ICU Management & Practice, ICU Volume 14 - Issue 4 - Winter 2014/2015

Early Warning for Sepsis

share Share

Sepsis Care Faster, Reduced Mortality Suggested

Harnessing vital signs information in the electronic health record (EHR) to develop an automated early warning and response system for sepsis led to a marked increase in sepsis identification and care, transfer to the ICU, and an indication of fewer deaths due to sepsis. A study assessing the tool, developed by Penn Medicine experts, is available online in the Journal of Hospital Medicine. It is believed to be the first published study implemented in a multi-hospital system.


The prediction tool uses laboratory and vital sign data in the EHR of hospital inpatients to identify patients at risk for sepsis. When certain data thresholds are detected, the system automatically sends an electronic communication to physicians, nurses and other members of a rapid response team (RRT), who perform a bedside evaluation and take further action if warranted.


The study developed the prediction tool using 4,575 patients admitted to the University of Pennsylvania Health System (UPHS) in October 2011. The tool was validated in a preimplementation period from June to September 2012, when data on admitted patients was evaluated and alerts triggered in a database, but no notifications were sent to providers on the ground. Outcomes in that control period were then compared to a post-implementation period from June to September 2013. The total number of patients included in the pre- and post- periods was 31,093.


In both the pre- and post-implementation periods, four percent of patient visits triggered the alert. Analysis revealed 90 percent of those patients received bedside evaluations by the care team within 30 minutes of the alert being issued. In addition, the researchers found that the tool resulted in:

• A two to three-fold increase in orders for tests that could help identify the presence of sepsis;

• A 1.5 to two-fold increase in the administration of antibiotics and intravenous fluids;

• An increase of more than 50 percent in the proportion of patients quickly transferred to the ICU;

• A 50 percent increase in documentation of sepsis in the patients’ electronic health record.


The study found a lower death rate from sepsis and an increase in the number of patients successfully discharged home, although these findings did not reach statistical significance.


ICU Management
spoke to lead author, Craig A. Umscheid, MD, MSCE, director of Penn’s Center for Evidence-based Practice MD, to find out more.


You suggest that the EWRS could help triage patients for appropriateness of ICU transfer. Could you expand on that?

The mortality of those patients flagged and transferred to the ICU was much higher than those that were not. This suggests that this tool could have a purpose beyond what was originally planned. ICU beds are always at a premium, and as the literature demonstrates, the longer the delay in transfers to the ICU for patients who need it, the higher the risk of mortality. The potential purpose for this tool is there, but we haven’t used it in that capacity yet.


Will EWRS improve detection of sepsis or are other tools/ processes as important?

Our project was very much focused on detecting sepsis as early as possible. After the warning is triggered that a patient may have sepsis, there is a process in place that the “covering providers” (a nurse, an intern and the rapid response coordinator) go to the bedside and write a note after that encounter. It could be argued that an EWRS improves documentation and coding of sepsis, as well facilitating detection and care of patients with sepsis. In fact, the number of patients coded with sepsis increased during the intervention period.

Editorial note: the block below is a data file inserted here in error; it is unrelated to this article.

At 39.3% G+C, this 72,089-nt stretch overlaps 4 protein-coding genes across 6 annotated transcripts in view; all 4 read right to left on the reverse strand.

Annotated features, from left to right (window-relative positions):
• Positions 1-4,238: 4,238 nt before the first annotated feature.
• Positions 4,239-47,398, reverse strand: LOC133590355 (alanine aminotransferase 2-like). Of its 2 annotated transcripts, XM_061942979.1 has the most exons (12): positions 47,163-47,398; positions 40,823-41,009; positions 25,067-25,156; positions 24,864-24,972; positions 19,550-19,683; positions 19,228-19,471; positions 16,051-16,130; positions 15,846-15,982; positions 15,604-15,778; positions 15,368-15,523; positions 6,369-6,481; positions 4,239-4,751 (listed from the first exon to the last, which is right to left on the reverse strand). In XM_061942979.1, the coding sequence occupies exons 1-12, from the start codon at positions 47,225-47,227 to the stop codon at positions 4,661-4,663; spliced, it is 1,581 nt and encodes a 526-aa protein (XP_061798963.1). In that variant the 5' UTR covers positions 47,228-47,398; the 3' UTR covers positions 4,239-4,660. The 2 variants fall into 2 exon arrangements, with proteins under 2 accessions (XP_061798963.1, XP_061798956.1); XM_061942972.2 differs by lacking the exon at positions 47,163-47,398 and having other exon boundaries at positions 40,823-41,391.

Do most commercial EHR systems have this automated alert system available? How widely are they used?

Most large EHR systems have institutional users that have created these kinds of alert tools and shared them. There are a number of systems out there. However, most systems are only examining the test characteristics of the system and are not implementing them in practice.


Is the EWRS best used with a rapid response team or coordinator, or could it be used with existing staffing practices?

It can be used with existing staff, with an attending physician and a nurse. However, the benefit of a rapid response team (RRT) is the experience they build up. There are fewer than 200 triggers a month, so most attending physicians and nurses would not get more than 1-2 a year for each hospital. However, the RRT is present for each of these alerts, and therefore they build up experience and practice.


How can hospitals avoid alarm fatigue?

We need a balanced view. Having alerts is not positive if they become “guard rails”. This is probably not so much of an issue when it comes to identifying sepsis early.


What further research is planned?

Now we are spending time on improving the prediction rules that drive this system. We are working on harnessing big data and using machine learning approaches to make predictions.

«« Aspirin Use In Surgery Does Not Reduce Kidney Infection

Stroke Patients: Hospital Bed Position Matters »»


Umscheid CA, Betesh J, VanZandbergen C et al. (2014) Development, implementation, and impact of an automated early warning and response system for sepsis. J Hosp Med, 26 Sep. doi: 10.1002/jhm.2259. [Epub ahead of print]

Sepsis Care Faster, Reduced Mortality Suggested Harnessing vital signs information in the electronic health record (EHR) to develop an automated early war

No comment

Please login to leave a comment...

Highlighted Products